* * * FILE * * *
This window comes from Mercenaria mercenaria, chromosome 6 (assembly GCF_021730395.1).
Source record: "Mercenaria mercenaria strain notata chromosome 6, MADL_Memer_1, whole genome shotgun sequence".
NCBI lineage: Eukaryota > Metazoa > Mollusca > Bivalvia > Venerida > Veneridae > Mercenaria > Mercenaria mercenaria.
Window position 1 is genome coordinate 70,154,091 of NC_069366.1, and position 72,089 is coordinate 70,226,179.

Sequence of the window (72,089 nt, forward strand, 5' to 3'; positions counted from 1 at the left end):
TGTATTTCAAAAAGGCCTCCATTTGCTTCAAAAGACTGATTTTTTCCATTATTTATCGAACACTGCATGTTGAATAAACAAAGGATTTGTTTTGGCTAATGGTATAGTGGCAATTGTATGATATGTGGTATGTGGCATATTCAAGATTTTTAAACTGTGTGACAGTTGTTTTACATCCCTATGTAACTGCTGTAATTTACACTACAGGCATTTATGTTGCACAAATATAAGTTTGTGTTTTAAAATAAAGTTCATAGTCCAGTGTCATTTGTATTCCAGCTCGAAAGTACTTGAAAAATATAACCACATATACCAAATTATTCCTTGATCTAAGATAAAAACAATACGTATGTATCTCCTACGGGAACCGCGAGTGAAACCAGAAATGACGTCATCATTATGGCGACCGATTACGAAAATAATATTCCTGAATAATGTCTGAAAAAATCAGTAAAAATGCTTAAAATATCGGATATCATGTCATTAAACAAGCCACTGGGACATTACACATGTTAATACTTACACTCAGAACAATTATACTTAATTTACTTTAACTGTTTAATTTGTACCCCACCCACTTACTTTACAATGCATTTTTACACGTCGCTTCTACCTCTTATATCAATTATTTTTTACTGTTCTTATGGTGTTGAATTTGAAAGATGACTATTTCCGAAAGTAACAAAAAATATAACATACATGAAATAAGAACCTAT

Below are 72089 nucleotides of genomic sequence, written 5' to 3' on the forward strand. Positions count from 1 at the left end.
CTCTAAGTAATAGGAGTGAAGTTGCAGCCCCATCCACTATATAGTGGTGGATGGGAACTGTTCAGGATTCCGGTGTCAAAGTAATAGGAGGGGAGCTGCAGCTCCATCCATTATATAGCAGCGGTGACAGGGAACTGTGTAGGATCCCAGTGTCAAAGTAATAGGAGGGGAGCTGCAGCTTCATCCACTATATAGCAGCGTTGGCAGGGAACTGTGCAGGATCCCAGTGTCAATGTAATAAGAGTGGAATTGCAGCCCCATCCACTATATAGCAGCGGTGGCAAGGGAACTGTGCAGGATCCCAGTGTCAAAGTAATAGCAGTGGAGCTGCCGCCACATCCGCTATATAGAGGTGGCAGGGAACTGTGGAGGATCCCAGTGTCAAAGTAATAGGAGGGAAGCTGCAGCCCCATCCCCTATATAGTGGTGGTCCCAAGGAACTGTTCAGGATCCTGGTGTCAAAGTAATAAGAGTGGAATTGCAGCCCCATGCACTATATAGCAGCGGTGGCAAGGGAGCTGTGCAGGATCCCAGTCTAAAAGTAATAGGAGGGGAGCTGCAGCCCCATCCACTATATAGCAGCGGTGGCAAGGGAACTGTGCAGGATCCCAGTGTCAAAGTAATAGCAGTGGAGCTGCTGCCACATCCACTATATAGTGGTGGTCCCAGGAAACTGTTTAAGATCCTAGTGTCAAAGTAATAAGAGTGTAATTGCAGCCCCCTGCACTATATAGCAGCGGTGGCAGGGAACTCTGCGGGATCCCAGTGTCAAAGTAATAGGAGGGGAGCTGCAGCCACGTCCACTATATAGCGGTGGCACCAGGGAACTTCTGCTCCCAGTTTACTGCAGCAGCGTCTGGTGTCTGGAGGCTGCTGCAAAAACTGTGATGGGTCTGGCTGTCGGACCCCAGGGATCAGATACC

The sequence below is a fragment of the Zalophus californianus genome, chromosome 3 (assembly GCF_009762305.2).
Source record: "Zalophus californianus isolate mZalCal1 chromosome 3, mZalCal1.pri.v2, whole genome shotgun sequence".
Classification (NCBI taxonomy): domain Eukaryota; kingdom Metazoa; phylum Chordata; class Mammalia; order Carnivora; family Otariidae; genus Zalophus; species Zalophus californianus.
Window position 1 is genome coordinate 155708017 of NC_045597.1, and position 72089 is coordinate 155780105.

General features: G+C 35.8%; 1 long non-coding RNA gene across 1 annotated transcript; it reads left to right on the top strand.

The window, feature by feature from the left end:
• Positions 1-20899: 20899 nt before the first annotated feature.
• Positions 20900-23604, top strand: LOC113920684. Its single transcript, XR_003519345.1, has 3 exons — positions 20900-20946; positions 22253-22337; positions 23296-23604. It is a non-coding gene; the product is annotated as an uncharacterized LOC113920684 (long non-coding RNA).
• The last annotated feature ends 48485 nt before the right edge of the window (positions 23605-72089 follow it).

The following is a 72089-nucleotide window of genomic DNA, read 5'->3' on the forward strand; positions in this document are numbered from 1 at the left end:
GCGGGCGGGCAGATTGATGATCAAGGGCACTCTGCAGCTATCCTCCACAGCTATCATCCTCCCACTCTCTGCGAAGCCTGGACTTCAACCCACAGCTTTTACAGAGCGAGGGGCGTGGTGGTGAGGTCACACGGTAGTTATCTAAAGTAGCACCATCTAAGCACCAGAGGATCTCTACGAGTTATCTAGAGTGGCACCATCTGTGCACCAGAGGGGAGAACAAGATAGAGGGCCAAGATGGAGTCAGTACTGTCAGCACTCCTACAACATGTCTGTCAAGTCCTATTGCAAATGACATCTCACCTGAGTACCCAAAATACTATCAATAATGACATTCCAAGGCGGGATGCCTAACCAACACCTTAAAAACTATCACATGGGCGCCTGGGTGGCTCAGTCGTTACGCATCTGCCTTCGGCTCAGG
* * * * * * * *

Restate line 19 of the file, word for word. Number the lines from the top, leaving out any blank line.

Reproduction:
GCGGGCGGGCAGATTGATGATCAAGGGCACTCTGCAGCTATCCTCCACAGCTATCATCCTCCCACTCTCTGCGAAGCCTGGACTTCAACCCACAGCTTTTACAGAGCGAGGGGCGTGGTGGTGAGGTCACACGGTAGTTATCTAAAGTAGCACCATCTAAGCACCAGAGGATCTCTACGAGTTATCTAGAGTGGCACCATCTGTGCACCAGAGGGGAGAACAAGATAGAGGGCCAAGATGGAGTCAGTACTGTCAGCACTCCTACAACATGTCTGTCAAGTCCTATTGCAAATGACATCTCACCTGAGTACCCAAAATACTATCAATAATGACATTCCAAGGCGGGATGCCTAACCAACACCTTAAAAACTATCACATGGGCGCCTGGGTGGCTCAGTCGTTACGCATCTGCCTTCGGCTCAGG